There used to be a device that could be obtained from AT&T, lo these many years ago, that would isolate non standard telephone equipment from the PSTN and still provide ringing and talk current to the non standard equipment. Can anyone tell me whether such devices still exist and what they are called?
I vaguely recall hearing of such a device. In California we were spared that because the CPUC got out ahead of the FCC by establishing a certified premise equipment program. Any equipment so certified could be connected directly to the network provided it was "registered" with the LEC.
The _most_common_ such beast was a "DAA", required, pre-carterfone, for connecting a customer-owned _modem_ to the phone line.
Such devices have, for all practical purposes, disappeared from the marketplace after the FCC mandated a 'standard' isolation interface for CPE, with 'type acceptance' methodology for approving manufacturers.
Type-accepted line isolation modules are available from practically any significant component manufacturer for the telecom industry.
See, for example:
For _lots_ more, google for "telephone line interface IC".
For dialup modems, there was a device called a DAA (Data Access Arrangement). There was a manual dial/answer version, and an auto-answer version. No longer required since inception of Part 68 registration, and RJ jack types.
Protective Connecting Arrangement or Voice Connecting Arrangement. Popular varieties that went directly from a POTS line to the answering equipment included Universal Service Ordering Codes RDL RDM RDMZR RDY.
Go look up BSP's under those codes. 463-340-101 covers the RDMZR,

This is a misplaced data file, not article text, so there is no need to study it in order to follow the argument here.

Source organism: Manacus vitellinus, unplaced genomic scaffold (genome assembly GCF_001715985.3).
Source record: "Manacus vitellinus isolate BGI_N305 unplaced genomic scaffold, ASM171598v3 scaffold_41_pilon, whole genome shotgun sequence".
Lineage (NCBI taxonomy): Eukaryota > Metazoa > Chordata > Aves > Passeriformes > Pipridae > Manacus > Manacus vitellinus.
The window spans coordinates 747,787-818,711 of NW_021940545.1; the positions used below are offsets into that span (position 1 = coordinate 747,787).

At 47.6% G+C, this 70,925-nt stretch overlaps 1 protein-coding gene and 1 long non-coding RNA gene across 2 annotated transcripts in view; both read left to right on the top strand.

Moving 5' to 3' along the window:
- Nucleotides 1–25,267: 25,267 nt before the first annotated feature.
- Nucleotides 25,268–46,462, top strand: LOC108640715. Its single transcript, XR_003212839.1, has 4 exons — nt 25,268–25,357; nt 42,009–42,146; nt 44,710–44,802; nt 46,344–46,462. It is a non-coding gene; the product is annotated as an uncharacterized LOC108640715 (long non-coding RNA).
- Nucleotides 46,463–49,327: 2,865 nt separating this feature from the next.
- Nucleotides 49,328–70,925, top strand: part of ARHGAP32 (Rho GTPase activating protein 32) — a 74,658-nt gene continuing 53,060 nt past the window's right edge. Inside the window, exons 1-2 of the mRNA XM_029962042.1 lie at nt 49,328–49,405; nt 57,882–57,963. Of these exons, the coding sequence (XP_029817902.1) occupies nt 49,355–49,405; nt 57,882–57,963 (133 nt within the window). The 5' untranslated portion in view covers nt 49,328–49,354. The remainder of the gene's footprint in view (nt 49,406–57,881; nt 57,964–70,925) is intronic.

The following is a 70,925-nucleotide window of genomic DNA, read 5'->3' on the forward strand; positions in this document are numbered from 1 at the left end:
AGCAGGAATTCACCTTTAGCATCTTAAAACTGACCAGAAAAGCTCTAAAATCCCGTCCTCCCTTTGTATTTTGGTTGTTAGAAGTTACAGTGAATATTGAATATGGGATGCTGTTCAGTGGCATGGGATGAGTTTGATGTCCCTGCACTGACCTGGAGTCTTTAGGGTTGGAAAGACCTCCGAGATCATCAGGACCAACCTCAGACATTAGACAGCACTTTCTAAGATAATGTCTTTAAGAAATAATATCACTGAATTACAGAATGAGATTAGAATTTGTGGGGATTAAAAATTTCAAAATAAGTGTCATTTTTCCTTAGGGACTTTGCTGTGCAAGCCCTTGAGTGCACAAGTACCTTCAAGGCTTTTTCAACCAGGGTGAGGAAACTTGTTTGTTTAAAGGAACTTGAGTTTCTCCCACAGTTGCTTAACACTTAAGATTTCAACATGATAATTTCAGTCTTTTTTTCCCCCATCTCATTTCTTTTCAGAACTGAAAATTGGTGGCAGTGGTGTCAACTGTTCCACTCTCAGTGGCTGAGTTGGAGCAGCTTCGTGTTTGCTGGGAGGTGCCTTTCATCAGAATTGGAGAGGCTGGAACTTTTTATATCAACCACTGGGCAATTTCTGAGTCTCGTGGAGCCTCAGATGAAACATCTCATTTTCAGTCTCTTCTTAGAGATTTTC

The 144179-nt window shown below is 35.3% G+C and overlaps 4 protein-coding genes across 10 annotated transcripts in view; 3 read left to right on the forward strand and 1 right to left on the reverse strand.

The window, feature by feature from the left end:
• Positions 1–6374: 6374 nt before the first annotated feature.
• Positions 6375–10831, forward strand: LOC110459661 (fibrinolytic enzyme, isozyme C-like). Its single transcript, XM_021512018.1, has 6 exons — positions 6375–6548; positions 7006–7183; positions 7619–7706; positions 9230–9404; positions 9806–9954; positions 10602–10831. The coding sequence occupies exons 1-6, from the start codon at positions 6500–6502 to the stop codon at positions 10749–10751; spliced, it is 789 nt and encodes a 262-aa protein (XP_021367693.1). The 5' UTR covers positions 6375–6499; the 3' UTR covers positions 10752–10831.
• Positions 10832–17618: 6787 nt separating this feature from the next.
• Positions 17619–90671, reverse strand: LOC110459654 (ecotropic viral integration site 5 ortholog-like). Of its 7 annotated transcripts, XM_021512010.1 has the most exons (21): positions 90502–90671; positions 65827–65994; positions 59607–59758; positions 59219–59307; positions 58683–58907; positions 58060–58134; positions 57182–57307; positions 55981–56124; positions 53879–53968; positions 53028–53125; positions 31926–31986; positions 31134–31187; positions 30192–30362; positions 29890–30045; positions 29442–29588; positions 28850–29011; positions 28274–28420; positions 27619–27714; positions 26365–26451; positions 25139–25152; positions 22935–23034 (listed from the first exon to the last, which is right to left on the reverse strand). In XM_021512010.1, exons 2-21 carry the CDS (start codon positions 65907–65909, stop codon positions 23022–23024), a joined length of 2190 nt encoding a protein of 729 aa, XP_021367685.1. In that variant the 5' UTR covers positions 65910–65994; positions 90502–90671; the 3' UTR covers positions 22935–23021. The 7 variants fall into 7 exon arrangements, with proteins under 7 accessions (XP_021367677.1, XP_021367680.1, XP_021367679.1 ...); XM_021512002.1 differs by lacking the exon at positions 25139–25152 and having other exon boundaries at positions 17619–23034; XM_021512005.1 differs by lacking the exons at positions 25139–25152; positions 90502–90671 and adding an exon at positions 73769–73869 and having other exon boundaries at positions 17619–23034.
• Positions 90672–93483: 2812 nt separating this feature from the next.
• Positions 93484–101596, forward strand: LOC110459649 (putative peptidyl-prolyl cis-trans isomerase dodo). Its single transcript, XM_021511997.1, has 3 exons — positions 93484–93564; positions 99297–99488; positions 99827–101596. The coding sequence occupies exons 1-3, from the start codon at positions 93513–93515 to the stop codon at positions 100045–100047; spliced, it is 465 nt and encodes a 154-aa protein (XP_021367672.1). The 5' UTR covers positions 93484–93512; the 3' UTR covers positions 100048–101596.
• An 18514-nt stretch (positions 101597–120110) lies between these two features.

463-340-110 and 463-340-111 cover the RDL and RDM There is an index up at
There may still be a pile lurking in a warehouse (Sandman?) but since Carterfone (1968) and Type Acceptance nobody needs them.
It would have been nice if they made Couplers that transparently passed the line and ring voltages through, as if they weren't there. I suspect the hidden strategy was to make CPE connections as difficult and expensive as possible, so customers would give up and lease Telco equipment for that nice recurring monthly charge.
The Couplers were a pain to get from the Telco because you had to find a CSR who knew how to order them, and certain models were in short supply toward the end. And expensive to lease for what they were. But they eliminated the threat of immediate disconnection for 'attaching foreign equipment' to Ma Bell's lines.
And while they were a pain for POTS voice work, they actually made building and running a Dial-A-Joke (Guilty...) or a movie theatre "Today's Shows and Showtimes" line easier. The coupler gave you dry closures for ring voltage and line supervision status, you gave the coupler dry closures for off-hook and on-hook commands, fed it your outgoing program audio at the right levels, and it did the rest.
You only needed a tape player or two as program source with a half-watt or so speaker level output, a power supply, relays, pilot lamps, switches and a call counter to build the machine.